Carry-On Baggage Fees Being Tolerated By More Customers, Study Claims

Airlines over the last few years have begun charging an increasing amount of money for baggage fees. While customers often complain about those fees, a new study suggests carry-on fees are on customers’ minds less than they use to be.

A J.D. Power Associates airline satisfaction study for 2013 finds that, in general, customer satisfaction with airlines is at its highest level since 2006.

The study discovered that, on a 1,000-point scale, airlines are now receiving 695 points, which is up by 14 points from 2012. The survey involved 11,800 airline passengers.

When specifically focusing on carry-on baggage fees, J.D Power found that there is less of a gap in satisfaction between carry-on fliers and people who check all of their baggage.

According to J.D. Power Associations senior manager Ramez Faza:

“Charging for bags still has a pronounced negative impact on passenger satisfaction, but with each year, passengers are increasingly more accepting of carriers unbundling baggage and other fees.”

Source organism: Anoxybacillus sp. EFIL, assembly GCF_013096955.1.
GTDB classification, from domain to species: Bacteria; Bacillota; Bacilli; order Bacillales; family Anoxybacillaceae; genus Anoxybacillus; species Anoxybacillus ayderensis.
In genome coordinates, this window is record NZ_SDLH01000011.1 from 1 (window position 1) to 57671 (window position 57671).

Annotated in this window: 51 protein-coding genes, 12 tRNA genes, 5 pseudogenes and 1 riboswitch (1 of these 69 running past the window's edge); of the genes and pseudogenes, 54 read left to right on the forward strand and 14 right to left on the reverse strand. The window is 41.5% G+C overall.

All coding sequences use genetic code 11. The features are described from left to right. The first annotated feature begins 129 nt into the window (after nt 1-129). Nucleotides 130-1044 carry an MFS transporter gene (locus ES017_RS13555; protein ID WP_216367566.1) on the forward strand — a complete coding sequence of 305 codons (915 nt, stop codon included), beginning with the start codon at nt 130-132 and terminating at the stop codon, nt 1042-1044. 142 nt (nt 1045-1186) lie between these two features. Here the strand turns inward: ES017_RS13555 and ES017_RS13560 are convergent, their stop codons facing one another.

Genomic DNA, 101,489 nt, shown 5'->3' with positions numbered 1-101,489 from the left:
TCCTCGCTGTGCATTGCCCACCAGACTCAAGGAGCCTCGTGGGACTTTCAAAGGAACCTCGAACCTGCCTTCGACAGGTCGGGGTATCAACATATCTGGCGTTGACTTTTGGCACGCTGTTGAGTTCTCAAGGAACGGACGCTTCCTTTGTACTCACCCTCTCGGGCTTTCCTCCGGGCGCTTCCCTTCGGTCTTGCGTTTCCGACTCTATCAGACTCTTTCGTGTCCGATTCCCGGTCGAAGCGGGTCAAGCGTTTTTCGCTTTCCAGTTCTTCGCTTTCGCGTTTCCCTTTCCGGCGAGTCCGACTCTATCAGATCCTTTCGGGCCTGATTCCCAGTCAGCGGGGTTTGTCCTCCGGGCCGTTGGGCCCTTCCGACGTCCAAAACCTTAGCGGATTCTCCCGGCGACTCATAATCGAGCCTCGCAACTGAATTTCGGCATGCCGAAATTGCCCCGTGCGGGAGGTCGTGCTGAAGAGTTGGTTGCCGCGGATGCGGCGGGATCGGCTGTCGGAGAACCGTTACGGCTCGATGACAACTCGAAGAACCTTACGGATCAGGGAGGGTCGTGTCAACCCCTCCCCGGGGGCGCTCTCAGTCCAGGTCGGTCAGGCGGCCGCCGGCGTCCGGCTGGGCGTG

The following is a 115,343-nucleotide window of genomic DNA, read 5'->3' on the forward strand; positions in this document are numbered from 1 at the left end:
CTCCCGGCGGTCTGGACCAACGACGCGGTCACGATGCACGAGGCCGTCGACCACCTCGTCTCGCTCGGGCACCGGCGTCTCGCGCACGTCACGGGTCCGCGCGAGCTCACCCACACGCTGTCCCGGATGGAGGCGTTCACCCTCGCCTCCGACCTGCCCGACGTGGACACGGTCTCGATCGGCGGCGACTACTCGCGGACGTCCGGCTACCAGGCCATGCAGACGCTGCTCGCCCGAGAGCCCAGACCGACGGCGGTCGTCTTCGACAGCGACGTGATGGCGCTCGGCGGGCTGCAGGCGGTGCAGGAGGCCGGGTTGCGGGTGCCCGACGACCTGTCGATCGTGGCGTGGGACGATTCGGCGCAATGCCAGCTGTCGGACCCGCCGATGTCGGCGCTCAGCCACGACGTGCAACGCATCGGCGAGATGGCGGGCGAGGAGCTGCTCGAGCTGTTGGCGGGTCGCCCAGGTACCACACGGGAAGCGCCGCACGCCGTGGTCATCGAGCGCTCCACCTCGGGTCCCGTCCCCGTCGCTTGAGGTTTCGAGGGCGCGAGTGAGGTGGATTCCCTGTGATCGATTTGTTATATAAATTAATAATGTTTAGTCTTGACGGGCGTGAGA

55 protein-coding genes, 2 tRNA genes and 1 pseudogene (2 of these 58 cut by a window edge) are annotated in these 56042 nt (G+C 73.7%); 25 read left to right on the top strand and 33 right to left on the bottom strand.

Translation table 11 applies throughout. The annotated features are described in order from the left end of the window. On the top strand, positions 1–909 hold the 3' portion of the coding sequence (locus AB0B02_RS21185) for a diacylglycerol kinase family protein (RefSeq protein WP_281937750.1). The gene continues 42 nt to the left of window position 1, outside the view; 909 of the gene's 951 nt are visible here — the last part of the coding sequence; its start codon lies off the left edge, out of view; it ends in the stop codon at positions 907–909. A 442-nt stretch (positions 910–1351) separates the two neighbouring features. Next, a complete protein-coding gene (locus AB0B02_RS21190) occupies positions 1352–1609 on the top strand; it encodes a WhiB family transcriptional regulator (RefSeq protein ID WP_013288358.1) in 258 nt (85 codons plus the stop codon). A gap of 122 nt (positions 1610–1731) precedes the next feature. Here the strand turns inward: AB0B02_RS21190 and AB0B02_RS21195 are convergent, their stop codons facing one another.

In 2008, most major airlines began charging a baggage fee to offset the rapidly increasing cost of fuel. The cost of fuel has increased to now account for between 25 percent to 30 percent of all operating costs.

In 2012, baggage fees were the top add-on revenue for airlines. Bag fees in 2012 accounts for $3.5 billion in sales, up from $3.4 billion in 2011 and $1.15 billion in 2008.

The study finds that 37 percent of respondents are tolerant of fees, an increase from 28 percent in 2012 and 18 percent in 2011.

While carry-on baggage fees have increased, it appears that many customers who responded understand the volatility of the airline industry.

With numerous airlines over the years claiming bankruptcy and constant mergers on the radar, airlines have aimed to become profitable at every level.

In all honestly, I would rather pay for my carry-on luggage than lose leg space because of crammed in new seating, another practice being used by some discount airline carriers.

[Image via Mattes / Wikipedia]